Today, every child, for any circumstance in life (good behavior, acceptable grades as a schoolboy, a gift from Kings.) is going to receive a bicycle, and with it, as with any other instrument that stumbles in his life, he must begin to educate. The bicycle has to be understood as a means that contributes to the integral formation of the child.
The fact that sport is not an educational product in its origin, means that its introduction into school is sometimes made as a mimicry of adult sport, and even more so of elite sport and spectacle sport, and that they prevail in the more strictly sporting objectives than educational ones. School sports must give priority to recreational aspects and not to competitive aspects, the Order of April 6, 2006, which regulates the Organization and Operation of Public Educational Centers, reflects this.
The situation is aggravated, in part, because sports professionals (instructors, coaches, etc.), who have also broken into school, have traditionally been trained in the absence of any pedagogical preparation and seek above all in school sports the performance and competition.
It is not, then, about educating for sport, as if this were the crowning glory of physical education, but about educating through sport. Furthermore, there is no opposition between sport and physical education, since sporting activity is considered an educational system, whether it is physical training or simply recreation (Lizella, 1959).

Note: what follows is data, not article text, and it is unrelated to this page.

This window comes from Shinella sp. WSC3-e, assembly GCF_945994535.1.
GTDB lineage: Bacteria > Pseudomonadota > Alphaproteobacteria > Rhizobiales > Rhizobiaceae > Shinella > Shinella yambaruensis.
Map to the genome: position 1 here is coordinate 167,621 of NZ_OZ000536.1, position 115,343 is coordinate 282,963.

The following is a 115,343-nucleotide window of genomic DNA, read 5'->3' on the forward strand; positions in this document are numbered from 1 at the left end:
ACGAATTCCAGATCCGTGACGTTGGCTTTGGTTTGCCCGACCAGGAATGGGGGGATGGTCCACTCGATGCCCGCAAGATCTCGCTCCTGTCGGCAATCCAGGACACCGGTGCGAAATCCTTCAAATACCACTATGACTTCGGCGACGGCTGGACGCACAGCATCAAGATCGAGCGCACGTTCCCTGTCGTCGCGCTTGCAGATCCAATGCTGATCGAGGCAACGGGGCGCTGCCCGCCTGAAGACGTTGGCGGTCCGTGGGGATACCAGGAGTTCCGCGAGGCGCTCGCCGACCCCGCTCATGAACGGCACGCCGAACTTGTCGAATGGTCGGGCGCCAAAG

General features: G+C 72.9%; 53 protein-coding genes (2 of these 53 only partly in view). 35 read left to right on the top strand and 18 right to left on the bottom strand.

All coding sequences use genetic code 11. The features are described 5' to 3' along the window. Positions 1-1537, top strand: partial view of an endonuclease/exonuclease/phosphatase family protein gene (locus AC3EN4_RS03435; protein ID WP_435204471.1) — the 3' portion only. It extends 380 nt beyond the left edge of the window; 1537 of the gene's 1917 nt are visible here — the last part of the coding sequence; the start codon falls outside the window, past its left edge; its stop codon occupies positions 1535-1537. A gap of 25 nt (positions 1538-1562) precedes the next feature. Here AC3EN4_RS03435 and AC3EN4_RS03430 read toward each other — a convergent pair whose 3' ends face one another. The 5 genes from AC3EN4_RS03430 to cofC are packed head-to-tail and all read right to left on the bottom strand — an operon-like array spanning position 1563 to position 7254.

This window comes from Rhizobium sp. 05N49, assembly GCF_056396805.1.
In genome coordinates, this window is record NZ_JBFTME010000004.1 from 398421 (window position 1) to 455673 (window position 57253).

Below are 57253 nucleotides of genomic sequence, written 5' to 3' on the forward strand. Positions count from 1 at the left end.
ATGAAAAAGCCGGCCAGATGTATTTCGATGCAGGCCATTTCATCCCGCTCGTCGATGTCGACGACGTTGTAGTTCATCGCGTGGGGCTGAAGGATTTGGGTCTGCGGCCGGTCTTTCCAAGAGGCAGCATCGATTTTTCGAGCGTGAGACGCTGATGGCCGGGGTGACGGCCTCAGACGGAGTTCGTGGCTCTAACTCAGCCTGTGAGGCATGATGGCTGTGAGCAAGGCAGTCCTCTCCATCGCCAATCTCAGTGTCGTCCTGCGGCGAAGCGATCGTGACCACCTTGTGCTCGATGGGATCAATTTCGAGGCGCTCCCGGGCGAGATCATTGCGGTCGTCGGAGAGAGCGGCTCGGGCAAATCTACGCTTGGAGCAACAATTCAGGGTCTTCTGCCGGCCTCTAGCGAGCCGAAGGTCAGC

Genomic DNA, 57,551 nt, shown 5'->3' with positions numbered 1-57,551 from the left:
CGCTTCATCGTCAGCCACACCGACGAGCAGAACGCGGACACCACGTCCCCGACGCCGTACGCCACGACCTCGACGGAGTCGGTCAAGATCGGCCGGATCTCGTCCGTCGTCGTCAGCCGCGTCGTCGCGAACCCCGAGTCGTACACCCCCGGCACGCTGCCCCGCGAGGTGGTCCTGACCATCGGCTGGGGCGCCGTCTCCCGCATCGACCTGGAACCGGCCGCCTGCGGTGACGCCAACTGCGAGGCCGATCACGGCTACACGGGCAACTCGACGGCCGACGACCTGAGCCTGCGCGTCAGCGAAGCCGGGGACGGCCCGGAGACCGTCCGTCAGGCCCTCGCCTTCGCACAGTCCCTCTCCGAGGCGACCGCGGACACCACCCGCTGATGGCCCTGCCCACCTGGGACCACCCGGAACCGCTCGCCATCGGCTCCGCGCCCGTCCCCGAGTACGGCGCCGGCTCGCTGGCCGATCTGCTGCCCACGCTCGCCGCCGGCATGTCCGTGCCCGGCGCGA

It is true that lately there is a whole movement towards “educational sport” that clearly distinguishes it from “competitive sport”; it is necessary to create a sport for the child, a sport for the child, that is, a sport for the acquisition and development of motor skills that differs from the simple sport of “performance” (Miranda, 1973). Indeed, it is not a question of eliminating sport in education but of not contradicting, by its methods, the aims of it.
Education through cycling